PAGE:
As posted on the Hispanic Technology and Telecommunications Partnership Blog.
By Jason A. Llorenz, Esq., HTTP Executive Director, and Enrique Cortez, President, Enitial Advanced Communications.
The ongoing conversation about reform of the Universal Service Fund includes many proposals and evolving ideas for making the program more efficient and aligned with 21st Century goals. Recent activity and dialogue has focused on the USF’s Low Income programs, Lifeline and LinkUp. Earlier this week, former Federal Communications Commission (FCC) official Blair Levin, who is widely credited for authoring the National Broadband Plan, spoke to the Joint Center on Political and Economic Studies disavowing a part of that plan, especially proposals for these low-income programs, as flawed.
Universal Service has been central to the FCC’s goal of making vital communications services accessible to all Americans. Accordingly, the FCC believes that the USF is key to ensuring universal access to high-speed Internet.
For communities of color and many Latino families who live on limited means, the USF Low Income programs have served as a true lifeline, providing basic telephone service and the ability to stay connected – with schools, doctors, emergency services, family and loved ones. Many expect USF reform to increase adoption rates for these historically underutilized programs – today, only “7 million of an estimated 24.5 million eligible households (less than 29 percent) participated in Lifeline in 2008”.
Despite its successes, policymakers, industry and advocates widely agree that USF has become wasteful and inefficient. The Fund is openly criticized for such waste as providing more than $20,000 a year for a single household’s phone service in some areas, while providing little or no support in other communities that lack broadband.
On Thursday, the FCC voted to launch a notice of proposed rulemaking (NPRM) that asks for public comments on options for reforming the Lifeline and LinkUp programs to include broadband. The NPRM also seeks comment on ways to eliminate waste and abuse in the programs, and asks if the overall budget should be capped. The impact and process of the FCC’s NPRM will be explored in a forthcoming blog.
Highlighting the need for reform, Mr. Levin’s comments frame the political realities of today’s Washington where all spending is under scrutiny.
Adding to the cacophony of voices calling for reform, Craig Settles, a broadband industry analyst, recently debated Mr. Levin and wrote about how best to update the Low Cost program. In consensus with Levin, Mr. Settles argues that Lifeline and LinkUp must be scrapped and recreated to exclusively serve universal broadband.
In order to do more with the same pot of USF dollars, Settles believes the FCC must transform Lifeline and LinkUp into a tool that its consumers can use to aspire to something beyond the already ubiquitous telephone. In a conversation with HTTP, Mr. Settles expressed his frustration with public assistance programs and with Lifeline in particular that only serves a basic need and asks for nothing in return.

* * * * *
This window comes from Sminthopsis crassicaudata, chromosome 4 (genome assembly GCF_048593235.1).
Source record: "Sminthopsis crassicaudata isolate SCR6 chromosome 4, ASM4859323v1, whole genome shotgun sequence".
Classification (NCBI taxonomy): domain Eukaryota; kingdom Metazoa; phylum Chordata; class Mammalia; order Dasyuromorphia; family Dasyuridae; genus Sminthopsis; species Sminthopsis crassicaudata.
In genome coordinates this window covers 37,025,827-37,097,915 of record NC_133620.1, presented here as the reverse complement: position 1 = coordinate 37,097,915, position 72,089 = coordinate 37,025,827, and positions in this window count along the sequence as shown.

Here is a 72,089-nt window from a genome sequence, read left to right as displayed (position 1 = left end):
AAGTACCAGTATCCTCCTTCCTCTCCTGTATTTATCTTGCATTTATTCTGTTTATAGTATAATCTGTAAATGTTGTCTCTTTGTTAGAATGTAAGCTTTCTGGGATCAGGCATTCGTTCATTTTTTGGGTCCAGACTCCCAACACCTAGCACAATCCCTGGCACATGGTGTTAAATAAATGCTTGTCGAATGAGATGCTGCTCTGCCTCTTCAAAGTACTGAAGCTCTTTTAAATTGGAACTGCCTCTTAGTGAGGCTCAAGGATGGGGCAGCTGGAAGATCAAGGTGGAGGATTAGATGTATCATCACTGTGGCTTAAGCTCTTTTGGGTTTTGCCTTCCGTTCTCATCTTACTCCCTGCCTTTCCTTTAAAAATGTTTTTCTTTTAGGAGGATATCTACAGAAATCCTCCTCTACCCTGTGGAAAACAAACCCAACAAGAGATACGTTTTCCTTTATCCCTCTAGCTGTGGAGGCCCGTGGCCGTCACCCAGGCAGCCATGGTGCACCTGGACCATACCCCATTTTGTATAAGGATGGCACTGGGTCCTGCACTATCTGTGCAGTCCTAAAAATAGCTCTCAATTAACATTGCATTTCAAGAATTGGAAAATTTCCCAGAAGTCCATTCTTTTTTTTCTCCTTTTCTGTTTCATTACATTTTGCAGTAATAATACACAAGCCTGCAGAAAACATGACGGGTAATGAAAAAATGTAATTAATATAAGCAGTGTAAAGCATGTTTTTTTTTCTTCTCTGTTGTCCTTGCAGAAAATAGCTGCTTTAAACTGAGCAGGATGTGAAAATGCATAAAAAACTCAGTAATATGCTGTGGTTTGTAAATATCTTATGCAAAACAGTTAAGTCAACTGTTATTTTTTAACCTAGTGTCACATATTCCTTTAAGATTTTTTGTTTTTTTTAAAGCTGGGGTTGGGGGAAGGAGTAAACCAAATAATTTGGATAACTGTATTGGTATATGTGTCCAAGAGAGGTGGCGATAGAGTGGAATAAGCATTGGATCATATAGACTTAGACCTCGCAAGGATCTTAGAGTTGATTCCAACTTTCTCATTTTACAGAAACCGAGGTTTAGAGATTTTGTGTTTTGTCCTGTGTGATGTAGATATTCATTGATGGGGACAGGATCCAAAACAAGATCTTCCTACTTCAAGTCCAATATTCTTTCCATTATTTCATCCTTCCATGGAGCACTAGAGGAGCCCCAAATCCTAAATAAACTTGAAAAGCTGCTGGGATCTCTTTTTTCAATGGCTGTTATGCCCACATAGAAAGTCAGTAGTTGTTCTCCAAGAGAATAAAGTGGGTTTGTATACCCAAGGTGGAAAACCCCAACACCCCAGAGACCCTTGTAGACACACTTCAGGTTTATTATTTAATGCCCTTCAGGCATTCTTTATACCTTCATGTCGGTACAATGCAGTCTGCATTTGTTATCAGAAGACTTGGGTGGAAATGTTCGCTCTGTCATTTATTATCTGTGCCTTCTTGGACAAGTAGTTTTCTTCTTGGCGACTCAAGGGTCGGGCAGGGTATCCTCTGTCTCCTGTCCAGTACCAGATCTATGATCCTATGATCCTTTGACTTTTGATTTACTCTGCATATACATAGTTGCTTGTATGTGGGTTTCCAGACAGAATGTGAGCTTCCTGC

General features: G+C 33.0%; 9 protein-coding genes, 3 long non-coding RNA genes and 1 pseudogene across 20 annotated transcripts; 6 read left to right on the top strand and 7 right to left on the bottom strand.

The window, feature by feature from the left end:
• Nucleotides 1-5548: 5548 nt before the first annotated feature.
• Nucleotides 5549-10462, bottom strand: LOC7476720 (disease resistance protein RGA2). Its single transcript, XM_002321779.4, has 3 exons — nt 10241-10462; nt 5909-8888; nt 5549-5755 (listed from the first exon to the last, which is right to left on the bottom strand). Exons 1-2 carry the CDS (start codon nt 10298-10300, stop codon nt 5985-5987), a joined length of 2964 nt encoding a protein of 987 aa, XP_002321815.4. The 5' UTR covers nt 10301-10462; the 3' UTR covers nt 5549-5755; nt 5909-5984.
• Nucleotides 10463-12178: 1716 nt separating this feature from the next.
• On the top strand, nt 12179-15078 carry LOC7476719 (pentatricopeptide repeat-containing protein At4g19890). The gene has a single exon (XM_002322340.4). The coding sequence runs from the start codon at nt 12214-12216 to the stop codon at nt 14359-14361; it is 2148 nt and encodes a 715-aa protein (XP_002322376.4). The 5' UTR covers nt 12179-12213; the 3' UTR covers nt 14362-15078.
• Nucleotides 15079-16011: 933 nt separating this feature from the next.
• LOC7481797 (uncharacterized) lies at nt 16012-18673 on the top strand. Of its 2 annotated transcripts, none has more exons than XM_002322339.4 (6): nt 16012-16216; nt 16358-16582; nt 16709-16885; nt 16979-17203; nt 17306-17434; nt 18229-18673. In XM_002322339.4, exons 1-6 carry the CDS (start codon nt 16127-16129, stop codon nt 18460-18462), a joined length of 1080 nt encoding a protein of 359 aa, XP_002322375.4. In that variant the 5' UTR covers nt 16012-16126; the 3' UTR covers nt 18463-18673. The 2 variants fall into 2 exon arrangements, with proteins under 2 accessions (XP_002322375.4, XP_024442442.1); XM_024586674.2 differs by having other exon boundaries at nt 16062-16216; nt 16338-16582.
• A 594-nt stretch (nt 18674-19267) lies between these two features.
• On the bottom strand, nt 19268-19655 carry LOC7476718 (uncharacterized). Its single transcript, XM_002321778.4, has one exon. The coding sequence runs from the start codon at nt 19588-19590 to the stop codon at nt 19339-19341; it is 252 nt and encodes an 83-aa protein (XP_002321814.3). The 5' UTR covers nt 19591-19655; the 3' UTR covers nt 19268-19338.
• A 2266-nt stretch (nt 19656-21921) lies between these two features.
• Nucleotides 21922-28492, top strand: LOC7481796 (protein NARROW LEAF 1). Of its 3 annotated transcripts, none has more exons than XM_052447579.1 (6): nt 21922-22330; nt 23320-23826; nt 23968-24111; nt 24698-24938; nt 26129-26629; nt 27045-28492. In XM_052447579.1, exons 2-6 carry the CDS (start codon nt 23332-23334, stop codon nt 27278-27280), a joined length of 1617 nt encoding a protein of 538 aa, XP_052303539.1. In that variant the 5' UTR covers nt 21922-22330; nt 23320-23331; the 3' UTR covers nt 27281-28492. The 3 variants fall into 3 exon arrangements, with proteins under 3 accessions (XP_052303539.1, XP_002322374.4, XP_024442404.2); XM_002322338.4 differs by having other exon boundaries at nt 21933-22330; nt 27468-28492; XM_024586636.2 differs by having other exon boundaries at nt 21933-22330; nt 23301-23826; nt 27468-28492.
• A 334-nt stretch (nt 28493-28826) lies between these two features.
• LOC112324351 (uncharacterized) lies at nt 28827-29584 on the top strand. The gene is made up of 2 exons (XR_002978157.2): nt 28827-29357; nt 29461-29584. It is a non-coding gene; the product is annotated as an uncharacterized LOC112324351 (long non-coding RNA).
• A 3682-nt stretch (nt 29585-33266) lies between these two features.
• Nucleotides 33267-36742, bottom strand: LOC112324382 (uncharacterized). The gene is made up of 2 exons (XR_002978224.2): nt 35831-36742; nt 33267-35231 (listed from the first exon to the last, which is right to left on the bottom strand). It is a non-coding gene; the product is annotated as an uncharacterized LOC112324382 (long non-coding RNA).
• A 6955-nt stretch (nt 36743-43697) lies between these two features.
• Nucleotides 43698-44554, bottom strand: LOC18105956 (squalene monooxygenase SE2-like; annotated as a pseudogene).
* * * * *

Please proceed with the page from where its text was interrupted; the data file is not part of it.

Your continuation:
“We don’t have an Independence Day built into these programs,” stated Settles, meaning that programs such as Lifeline and LinkUp “do not have a set date when users can free themselves because they no longer need the program”.
This can be achieved by designing what Settles calls “Catapult, a program to launch low-income people onto a path to transform themselves from mere consumers of technology to contributors to community economic growth”, through “community-owned broadband infrastructure… combined with public, nonprofit and corporate programs”.
In his remarks, Levin provided a four-part plan to accomplish much of what he and Settles agree must be done with repurposed Lifeline and Linkup funds. His plan describes the main problem with the National Broadband Plan’s current proposals, which is based on “yesterday’s logic, based on the phone world, [that was] about availability of service, not use of service… With broadband, we care about use, for which availability is a pre-requisite, but not the ultimate purpose. As the National Broadband Plan noted, ‘promoting access and adoption are necessary steps, but utilization is the goal’”.
The new proposal by Levin calls for (1) an Executive Order to move most if not all government operations to paperless, thereby driving the overall consumer need for broadband, (2) Multi-source Mini Vouchers to secure lower prices and increased choice for low income consumers, (3) a focused training effort until the issues of digital literacy, search literacy and basic word literacy are overcome for the purposes of universal broadband, and finally (4) Reverse Auctions and Demand Aggregations, a volume discount in the spirit of a government-run Groupon whereby “in any given region, cable, telecoms and potentially wireless–if speeds are sufficient–would compete through a reverse auction to offer a low cost option that any person eligible for low-income assistance would have an opportunity to purchase.”
Latino-serving institutions and advocates will have an important role in the debate, as a voice for the needs of Latino families who will directly benefit from the final broadband and USF reform plans. Important questions for the Latino community remain — including the actual process of transitioning Lifeline and LinkUp from voice to broadband service while ensuring already vulnerable constituents do not lose services on which they rely. For its part, HTTP will continue to seek suitable answers to these questions for Latino stakeholders.